The growth of non-bank lenders in the home loan market is potentially exposing more borrowers to faster and bigger rate hikes, according to a new study by the central bank.
On-bank financial institutions (NBFIs) have expanded significantly in the mortgage market in recent years, acquiring loan portfolios from banks and making aggressive sales through the influential broker channel.
Non-bank mortgage lenders, including Finance Ireland, Dilosk and Avant, currently hold 14% of all Irish mortgages and increased their new lending market share from just 3% in 2018 to 13% in 2021 – a time of record low interest rates.
With the European Central Bank set to hike rates now in July, its funding model makes it more vulnerable than its banking peers to funding costs.
“Because NBFIs are more reliant on market funding – as opposed to banks, which can rely on more stable customer deposits – NBFIs could be more sensitive to global financial market developments,” the central bank said.
“As a result, NBFI interest rates could rise earlier and more sharply than banks.”
However, interest rate sensitivity has so far been an advantage for non-bank lenders. They have been able to raise cheap finance and lower the prices on their loans, while banks, which have been losing money on customer deposits for years, have struggled to maintain margins.
Avant introduced the cheapest mortgage on the market in August 2020 – a key factor in the rapid growth of its mortgage book in the 18 months since. But competitor ICS, a Dilosk brand, has already raised prices this year in anticipation of a changed interest rate environment.
Non-bank lenders are most exposed to the buy-to-let and refinance segments of the market and, having purchased many legacy loans from banks, account for half of the outstanding arrears, making interest rate sensitivity a key risk factor.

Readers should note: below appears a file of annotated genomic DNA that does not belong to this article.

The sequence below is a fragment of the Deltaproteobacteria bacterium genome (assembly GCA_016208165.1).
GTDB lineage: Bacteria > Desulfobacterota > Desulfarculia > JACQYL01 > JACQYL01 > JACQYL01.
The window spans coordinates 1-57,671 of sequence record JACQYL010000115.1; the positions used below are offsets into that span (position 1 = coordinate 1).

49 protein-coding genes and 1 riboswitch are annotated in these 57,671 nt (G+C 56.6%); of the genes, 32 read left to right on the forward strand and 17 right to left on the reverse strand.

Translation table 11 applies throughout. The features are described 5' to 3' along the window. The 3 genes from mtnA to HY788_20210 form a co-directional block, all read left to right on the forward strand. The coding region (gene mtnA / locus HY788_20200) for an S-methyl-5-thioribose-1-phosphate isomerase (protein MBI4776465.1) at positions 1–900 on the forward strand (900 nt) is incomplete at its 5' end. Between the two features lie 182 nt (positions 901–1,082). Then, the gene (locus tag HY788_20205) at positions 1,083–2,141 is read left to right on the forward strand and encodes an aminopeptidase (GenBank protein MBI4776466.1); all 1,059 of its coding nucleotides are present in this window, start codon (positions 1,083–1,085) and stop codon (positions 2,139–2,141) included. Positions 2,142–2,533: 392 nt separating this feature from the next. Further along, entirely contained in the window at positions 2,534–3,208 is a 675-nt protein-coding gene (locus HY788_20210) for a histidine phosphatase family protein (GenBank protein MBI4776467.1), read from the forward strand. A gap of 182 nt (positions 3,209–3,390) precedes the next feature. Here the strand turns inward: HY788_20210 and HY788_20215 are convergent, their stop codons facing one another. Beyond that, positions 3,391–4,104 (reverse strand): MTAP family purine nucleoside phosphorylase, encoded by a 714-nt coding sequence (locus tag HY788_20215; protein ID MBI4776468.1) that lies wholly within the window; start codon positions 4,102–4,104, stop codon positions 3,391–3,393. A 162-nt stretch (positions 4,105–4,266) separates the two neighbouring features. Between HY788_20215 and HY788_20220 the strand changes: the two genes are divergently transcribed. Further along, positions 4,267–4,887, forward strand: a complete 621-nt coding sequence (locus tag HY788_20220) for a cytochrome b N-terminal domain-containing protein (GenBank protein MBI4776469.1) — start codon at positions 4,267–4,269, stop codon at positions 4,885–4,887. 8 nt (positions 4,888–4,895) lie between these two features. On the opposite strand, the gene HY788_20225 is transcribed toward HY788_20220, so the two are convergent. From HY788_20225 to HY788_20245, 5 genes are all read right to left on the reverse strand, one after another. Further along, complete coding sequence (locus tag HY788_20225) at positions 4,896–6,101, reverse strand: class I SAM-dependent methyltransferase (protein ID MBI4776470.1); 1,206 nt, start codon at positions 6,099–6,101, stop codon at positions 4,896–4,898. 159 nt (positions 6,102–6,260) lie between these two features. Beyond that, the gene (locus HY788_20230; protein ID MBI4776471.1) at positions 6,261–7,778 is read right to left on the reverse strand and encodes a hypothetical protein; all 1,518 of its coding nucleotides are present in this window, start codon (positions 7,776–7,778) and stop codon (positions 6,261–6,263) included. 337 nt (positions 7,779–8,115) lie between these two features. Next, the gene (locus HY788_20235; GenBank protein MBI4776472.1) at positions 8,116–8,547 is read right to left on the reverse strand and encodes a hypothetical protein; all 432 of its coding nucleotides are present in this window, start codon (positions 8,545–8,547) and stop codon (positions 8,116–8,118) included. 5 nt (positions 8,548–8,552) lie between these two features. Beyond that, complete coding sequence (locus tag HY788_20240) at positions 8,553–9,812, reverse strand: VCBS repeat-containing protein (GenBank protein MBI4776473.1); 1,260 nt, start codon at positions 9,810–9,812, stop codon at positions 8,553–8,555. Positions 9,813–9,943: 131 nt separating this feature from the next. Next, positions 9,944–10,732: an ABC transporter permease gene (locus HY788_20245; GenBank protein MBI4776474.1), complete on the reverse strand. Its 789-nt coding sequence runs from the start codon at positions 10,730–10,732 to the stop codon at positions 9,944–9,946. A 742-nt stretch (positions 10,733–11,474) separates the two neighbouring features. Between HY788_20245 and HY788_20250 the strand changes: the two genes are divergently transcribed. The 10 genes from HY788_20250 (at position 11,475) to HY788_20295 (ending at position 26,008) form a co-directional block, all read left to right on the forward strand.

However, broker sources said they expect non-banks to limit their rate hikes to the shorter end of their mortgage books, meaning three- and five-year fixed-rate mortgages will become more expensive, but prices for 10- or 20-year loans are likely to remain stable as these supported by long-term investors such as pension funds.
In contrast, brokers expect banks to hike rates across their product range in step with the ECB, which is expected to rise by at least half a point this year.
Meanwhile, the mortgage market is changing in ways that are likely to further strengthen the competitive position of non-banks.
Ulster Bank and KBC are exiting the Irish market leaving almost a quarter of mortgage business open.
With mortgage brokers now originating almost half of all new home loans, non-bank lenders – who conduct almost all of their business through intermediaries – will benefit from the restructuring.
This week Bank of Ireland was ordered by the Competition and Consumer Protection Commission to provide Dilosk and Finance Ireland with €1bn in financing for new loans as a condition of acquiring the KBC mortgage book.
https://www.independent.ie/business/personal-finance/borrowers-risk-bigger-interest-rate-hikes-from-non-banks-41693786.html Borrowers risk larger rate hikes from non-banks